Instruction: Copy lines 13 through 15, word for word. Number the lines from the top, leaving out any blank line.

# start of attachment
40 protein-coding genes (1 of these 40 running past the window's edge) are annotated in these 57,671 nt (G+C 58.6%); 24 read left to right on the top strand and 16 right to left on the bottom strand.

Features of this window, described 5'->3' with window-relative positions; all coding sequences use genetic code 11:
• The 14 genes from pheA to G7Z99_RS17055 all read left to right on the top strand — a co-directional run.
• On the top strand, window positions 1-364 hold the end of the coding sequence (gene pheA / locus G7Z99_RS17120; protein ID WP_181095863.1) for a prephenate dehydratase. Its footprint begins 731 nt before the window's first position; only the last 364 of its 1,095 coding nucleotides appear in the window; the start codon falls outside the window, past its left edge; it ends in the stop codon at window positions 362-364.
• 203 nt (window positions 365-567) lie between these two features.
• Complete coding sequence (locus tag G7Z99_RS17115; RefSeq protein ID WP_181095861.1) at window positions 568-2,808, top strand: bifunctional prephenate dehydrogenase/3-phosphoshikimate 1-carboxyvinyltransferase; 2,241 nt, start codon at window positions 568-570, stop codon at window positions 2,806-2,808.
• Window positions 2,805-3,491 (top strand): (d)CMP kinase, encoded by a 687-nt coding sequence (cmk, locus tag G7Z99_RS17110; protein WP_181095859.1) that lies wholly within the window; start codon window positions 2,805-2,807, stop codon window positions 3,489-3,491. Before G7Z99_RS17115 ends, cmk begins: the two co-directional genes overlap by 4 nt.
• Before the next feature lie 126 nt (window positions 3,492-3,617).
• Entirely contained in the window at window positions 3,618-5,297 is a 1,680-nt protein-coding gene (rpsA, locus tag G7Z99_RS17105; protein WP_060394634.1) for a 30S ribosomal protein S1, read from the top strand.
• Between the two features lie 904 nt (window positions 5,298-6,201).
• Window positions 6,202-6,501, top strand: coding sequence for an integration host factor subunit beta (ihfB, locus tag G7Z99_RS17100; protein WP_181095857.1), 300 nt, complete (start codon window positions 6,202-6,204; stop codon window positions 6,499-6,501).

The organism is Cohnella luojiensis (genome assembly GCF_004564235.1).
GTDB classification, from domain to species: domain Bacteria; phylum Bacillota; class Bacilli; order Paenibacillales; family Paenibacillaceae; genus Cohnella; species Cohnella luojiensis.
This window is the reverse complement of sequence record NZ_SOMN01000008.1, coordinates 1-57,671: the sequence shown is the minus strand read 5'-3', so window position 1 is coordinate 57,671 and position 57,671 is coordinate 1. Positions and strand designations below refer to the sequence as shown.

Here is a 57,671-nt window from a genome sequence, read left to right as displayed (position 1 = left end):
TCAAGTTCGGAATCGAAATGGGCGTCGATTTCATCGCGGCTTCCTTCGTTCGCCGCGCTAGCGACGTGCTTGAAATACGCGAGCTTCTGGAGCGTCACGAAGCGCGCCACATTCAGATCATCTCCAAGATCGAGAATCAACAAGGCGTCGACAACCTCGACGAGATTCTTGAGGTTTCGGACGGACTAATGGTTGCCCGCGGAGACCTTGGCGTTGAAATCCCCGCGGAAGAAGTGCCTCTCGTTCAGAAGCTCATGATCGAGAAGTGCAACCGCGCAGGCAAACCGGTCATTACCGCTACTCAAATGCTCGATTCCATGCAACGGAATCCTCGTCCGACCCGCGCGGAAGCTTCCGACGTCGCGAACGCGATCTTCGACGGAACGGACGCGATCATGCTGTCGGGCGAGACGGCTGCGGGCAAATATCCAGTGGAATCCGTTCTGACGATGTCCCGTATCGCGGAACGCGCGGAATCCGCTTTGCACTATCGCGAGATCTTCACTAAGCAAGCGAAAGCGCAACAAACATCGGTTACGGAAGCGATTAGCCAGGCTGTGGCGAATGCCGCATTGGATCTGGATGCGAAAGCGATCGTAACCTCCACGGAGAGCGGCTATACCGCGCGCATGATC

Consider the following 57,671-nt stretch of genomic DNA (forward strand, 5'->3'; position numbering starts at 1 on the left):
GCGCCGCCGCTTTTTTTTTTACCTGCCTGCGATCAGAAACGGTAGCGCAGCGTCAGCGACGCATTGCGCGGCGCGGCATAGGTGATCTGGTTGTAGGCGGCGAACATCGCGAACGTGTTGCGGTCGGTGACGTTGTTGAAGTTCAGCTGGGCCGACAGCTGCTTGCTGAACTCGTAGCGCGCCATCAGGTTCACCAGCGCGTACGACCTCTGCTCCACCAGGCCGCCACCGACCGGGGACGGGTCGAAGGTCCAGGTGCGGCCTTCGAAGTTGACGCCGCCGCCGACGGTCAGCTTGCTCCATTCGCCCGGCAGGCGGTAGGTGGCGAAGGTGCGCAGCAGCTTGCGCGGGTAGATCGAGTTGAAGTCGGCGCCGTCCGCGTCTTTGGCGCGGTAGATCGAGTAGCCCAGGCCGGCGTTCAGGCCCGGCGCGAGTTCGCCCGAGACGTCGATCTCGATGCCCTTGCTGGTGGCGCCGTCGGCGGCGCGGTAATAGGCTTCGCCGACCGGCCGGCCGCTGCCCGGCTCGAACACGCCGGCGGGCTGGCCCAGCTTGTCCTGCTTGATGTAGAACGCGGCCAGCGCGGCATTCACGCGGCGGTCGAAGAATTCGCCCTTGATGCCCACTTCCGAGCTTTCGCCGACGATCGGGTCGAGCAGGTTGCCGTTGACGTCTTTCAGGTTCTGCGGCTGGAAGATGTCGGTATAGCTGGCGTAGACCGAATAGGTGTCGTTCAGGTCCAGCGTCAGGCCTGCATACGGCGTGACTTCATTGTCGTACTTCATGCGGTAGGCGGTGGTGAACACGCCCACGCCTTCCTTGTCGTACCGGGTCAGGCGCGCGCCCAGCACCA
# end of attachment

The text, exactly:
GTDB classification, from domain to species: domain Bacteria; phylum Bacillota; class Bacilli; order Paenibacillales; family Paenibacillaceae; genus Cohnella; species Cohnella luojiensis.
This window is the reverse complement of sequence record NZ_SOMN01000008.1, coordinates 1-57,671: the sequence shown is the minus strand read 5'-3', so window position 1 is coordinate 57,671 and position 57,671 is coordinate 1. Positions and strand designations below refer to the sequence as shown.

Here is a 57,671-nt window from a genome sequence, read left to right as displayed (position 1 = left end):